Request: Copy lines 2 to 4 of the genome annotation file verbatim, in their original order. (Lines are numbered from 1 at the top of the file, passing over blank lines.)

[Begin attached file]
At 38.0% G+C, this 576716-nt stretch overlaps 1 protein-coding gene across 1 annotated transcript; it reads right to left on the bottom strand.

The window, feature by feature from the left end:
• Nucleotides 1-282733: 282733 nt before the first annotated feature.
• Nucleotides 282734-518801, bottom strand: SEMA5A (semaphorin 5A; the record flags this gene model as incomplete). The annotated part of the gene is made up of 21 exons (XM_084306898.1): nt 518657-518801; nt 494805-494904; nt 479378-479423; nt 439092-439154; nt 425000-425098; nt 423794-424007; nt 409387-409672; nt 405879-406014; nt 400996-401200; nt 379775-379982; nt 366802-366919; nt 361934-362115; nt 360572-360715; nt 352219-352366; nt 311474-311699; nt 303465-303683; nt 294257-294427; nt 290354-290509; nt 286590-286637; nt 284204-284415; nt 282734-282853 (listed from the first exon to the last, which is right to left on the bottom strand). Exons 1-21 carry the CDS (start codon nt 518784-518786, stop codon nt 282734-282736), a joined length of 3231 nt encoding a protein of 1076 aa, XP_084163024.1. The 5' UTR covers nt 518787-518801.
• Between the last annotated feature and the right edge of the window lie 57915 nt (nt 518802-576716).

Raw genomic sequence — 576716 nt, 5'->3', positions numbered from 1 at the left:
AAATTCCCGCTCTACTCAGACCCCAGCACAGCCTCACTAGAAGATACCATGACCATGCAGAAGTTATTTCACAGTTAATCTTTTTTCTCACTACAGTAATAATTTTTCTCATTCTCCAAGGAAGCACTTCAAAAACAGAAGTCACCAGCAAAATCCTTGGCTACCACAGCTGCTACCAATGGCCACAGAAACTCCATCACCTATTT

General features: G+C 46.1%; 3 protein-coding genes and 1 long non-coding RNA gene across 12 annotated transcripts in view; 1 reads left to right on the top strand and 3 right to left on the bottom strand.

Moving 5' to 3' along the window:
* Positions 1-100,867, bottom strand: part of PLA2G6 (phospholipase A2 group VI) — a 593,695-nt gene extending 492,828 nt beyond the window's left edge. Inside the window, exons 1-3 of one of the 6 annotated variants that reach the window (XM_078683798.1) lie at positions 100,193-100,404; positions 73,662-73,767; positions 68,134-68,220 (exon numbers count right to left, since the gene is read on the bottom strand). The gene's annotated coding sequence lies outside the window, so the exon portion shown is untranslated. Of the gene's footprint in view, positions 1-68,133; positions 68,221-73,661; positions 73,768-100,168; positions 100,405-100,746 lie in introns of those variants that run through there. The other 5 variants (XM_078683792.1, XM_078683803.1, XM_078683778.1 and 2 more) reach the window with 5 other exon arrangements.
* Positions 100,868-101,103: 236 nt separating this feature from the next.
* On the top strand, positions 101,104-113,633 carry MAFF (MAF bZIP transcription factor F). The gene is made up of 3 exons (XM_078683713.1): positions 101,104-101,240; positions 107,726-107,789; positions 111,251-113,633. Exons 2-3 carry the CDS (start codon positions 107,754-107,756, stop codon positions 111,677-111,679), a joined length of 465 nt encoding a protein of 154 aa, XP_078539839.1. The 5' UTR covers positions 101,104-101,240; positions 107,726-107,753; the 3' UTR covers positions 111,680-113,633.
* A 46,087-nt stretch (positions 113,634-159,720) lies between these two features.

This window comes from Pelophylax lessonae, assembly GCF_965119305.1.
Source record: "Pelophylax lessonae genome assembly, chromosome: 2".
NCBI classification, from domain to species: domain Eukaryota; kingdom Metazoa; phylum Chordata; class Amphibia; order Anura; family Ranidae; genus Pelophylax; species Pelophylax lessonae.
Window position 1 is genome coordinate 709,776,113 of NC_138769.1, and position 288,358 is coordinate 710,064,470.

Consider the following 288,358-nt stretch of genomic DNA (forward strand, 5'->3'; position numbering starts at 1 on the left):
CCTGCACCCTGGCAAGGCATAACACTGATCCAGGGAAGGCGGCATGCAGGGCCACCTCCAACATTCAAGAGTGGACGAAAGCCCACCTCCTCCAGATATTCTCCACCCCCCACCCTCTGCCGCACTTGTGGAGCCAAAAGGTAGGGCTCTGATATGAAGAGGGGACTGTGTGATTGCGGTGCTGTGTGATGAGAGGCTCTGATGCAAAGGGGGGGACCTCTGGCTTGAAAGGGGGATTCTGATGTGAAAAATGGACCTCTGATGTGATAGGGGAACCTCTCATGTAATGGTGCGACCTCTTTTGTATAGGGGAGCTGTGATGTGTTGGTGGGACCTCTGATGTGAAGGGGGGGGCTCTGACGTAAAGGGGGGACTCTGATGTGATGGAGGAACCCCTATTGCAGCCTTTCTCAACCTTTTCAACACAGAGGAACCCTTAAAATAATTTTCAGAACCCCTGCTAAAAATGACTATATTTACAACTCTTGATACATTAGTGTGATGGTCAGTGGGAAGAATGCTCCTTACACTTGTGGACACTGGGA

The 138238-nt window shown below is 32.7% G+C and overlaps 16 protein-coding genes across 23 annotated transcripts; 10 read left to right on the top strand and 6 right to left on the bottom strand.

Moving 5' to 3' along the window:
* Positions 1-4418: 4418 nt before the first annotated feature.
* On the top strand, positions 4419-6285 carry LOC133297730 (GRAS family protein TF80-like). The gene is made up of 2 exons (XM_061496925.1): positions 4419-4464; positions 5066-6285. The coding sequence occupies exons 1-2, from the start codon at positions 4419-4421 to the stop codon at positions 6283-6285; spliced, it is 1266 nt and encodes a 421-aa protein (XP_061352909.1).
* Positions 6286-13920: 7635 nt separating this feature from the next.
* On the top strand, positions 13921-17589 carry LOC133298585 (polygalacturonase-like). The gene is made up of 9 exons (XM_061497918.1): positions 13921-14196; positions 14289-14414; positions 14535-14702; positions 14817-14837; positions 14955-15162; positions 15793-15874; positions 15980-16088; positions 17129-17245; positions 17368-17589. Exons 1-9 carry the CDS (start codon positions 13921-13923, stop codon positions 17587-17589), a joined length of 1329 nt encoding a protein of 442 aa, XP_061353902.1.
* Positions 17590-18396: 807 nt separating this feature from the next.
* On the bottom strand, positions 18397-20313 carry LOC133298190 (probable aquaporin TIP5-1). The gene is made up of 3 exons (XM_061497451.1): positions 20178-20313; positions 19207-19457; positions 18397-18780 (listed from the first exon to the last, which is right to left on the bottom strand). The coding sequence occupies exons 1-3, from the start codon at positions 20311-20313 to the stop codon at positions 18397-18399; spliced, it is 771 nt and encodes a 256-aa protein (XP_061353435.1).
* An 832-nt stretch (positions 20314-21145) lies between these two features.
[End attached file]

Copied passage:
The window, feature by feature from the left end:
• Nucleotides 1-282733: 282733 nt before the first annotated feature.
• Nucleotides 282734-518801, bottom strand: SEMA5A (semaphorin 5A; the record flags this gene model as incomplete). The annotated part of the gene is made up of 21 exons (XM_084306898.1): nt 518657-518801; nt 494805-494904; nt 479378-479423; nt 439092-439154; nt 425000-425098; nt 423794-424007; nt 409387-409672; nt 405879-406014; nt 400996-401200; nt 379775-379982; nt 366802-366919; nt 361934-362115; nt 360572-360715; nt 352219-352366; nt 311474-311699; nt 303465-303683; nt 294257-294427; nt 290354-290509; nt 286590-286637; nt 284204-284415; nt 282734-282853 (listed from the first exon to the last, which is right to left on the bottom strand). Exons 1-21 carry the CDS (start codon nt 518784-518786, stop codon nt 282734-282736), a joined length of 3231 nt encoding a protein of 1076 aa, XP_084163024.1. The 5' UTR covers nt 518787-518801.